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Sega Zeros In On Networked Entertainment

Peering past the glare of the release of Sonys new Playstation II, Sega Enterprises, Ltd. Friday announced it is broadening its network initiatives in the race for convergence.

Sega will be selling off unused inventory, closing unprofitable amusement facilities, optimizing distribution systems, and integrating overseas subsidiaries. In addition, Sega has started a program of semi-independence of the Software R&D Division and AM Facility Operation Business to improve cost management and creative development and has implemented changes to its management structure.

Sega is repositioning itself as an "online network and content company" focused on new Internet opportunities, developing a global Internet infrastructure and online network games and applications.

With the introduction of the new Dreamcast video game console and development of four online network companies in Japan, America, Europe, and greater-Asia, the company has made an effort to establish a network business by building a worldwide consistent low latency network in four regions to enhance the Dreamcast experience (e.g. Sega's online networks and Voice-Over IP for audio and the Dreameye Camera for video). In addition, Sega has developed online multi-player network games, boosting its Sega Dreamcast online network.

Personnel change restructuring will be part of the push, as Senior Managing Director Hideki Sato, Toshimichi Oyama, Tetsu Kayama, move to new posts.

Sega's new opportunities for growth include "net@," an experimental broadband service using a fiber optic network between arcade and amusement locations. Among Sega's announced network strategies rolled out in the U.S. and Europe in September:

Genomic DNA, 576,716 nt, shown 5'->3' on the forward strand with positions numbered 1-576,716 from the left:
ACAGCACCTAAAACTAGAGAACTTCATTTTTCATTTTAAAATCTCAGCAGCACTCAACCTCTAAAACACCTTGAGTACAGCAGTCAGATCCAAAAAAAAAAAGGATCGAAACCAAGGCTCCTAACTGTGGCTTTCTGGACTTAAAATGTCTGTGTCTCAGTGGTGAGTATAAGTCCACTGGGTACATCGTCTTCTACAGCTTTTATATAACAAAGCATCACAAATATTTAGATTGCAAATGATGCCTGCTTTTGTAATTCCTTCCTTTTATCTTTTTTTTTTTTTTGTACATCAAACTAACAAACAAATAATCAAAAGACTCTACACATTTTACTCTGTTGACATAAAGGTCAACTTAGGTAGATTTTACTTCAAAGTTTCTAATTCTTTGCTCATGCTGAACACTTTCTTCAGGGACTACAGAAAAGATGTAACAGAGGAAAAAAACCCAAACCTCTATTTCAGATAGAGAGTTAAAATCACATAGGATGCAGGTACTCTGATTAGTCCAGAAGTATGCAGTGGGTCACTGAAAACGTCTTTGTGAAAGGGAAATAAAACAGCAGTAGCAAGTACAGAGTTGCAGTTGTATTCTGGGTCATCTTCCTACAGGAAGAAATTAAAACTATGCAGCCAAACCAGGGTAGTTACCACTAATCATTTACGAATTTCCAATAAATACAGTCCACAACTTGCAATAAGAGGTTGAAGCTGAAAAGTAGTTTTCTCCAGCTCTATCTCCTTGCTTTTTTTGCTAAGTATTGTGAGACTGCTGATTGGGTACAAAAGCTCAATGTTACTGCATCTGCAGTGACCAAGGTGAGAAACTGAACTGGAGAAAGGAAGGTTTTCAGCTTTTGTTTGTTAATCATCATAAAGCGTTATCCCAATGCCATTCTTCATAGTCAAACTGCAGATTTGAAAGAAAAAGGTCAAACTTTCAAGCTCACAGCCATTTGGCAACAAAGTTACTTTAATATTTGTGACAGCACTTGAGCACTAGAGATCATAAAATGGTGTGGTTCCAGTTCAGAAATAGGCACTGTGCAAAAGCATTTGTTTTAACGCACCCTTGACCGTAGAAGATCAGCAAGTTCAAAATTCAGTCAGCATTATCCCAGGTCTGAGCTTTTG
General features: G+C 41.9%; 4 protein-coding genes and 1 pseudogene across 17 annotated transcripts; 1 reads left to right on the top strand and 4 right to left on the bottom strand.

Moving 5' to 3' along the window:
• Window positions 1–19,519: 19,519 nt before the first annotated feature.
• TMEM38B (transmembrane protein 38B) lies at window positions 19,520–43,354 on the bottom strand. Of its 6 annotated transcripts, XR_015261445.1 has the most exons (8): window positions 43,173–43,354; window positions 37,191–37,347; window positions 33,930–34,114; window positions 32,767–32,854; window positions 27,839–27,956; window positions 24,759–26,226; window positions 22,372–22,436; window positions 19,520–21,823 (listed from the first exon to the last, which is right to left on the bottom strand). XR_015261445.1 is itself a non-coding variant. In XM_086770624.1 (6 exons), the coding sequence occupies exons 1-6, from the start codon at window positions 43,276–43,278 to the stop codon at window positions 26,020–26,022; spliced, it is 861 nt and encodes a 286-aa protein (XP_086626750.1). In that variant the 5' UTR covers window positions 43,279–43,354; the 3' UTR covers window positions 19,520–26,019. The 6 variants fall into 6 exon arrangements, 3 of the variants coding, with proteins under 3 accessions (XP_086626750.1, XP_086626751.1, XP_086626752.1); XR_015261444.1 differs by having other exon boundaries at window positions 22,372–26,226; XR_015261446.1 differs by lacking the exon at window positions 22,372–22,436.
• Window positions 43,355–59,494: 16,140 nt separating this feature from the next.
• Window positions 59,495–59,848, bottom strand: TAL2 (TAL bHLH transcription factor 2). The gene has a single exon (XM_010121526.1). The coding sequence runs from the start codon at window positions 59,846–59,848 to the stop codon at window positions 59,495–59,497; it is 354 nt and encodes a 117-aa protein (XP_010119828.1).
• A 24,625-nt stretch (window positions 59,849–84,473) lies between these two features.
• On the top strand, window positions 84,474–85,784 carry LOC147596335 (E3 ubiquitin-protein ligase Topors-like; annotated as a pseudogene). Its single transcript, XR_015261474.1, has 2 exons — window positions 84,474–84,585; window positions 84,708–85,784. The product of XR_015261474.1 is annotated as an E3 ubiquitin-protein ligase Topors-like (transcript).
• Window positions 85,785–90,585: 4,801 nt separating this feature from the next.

• SegaNet ISP and gaming network service in the U.S.
  • "Free Dreamcast" rebate program for subscribers who signed up for 18 months on SegaNet
  • A new price for Dreamcast hardware in the U.S. and Europe ($149.95 dollars in the U.S., $149.99 pounds in Europe)
  • More than 20 network games, such as Phantasy Star Online, NFL2K1, NBA2K1, and QUAKE III ARENA, by the end of the fiscal year.

The U.S. market may be a barometer of the potential of this strategy. Analyst P.J. McNealy of Gartner Group, comments, "Sega has five things going for it that Sony doesn't: They have hardware in stock. They have plenty of hardware in stock. They have a modem that comes with the machine. They have games online. And they are half of the price of PlayStation 2."

The European market looks hopeful for the company as well. "The Dreamcast is the essential Christmas purchase and the games players console of choice this Christmas, says Dean Van Velson, Gem Distribution. Retailers are making sure they can fulfill Christmas demand for a new console by promoting Dreamcast, and demand has never been higher; eagerly awaited console masterpieces like Shenmue are guaranteed to make it a Dreamcast Christmas."

On the downside, with the adoption of a new price point for the U.S. and European market, Sega will experience an 18.5 million deficit during this coming year. The company is looking to overcome this with an aggressive stance to increase software sales and network subscribers, increasing revenue per customer and establishing a network community ahead of competitors.

Sega hopes to have completed a foundation for its online network business by the end of this year, with strategies which include:

  • A new program, "ES (Electronic Service) Changes The World," focused on delivering services and content over the internet.
  • Centering on online network video game content, narrow and broadband electronic services to the online community, and location-based amusement centers.
  • Business and content moves tapping its content library, its ability to develop content, and experience in building a low-latency gaming network.

Sega also sees new market oppor



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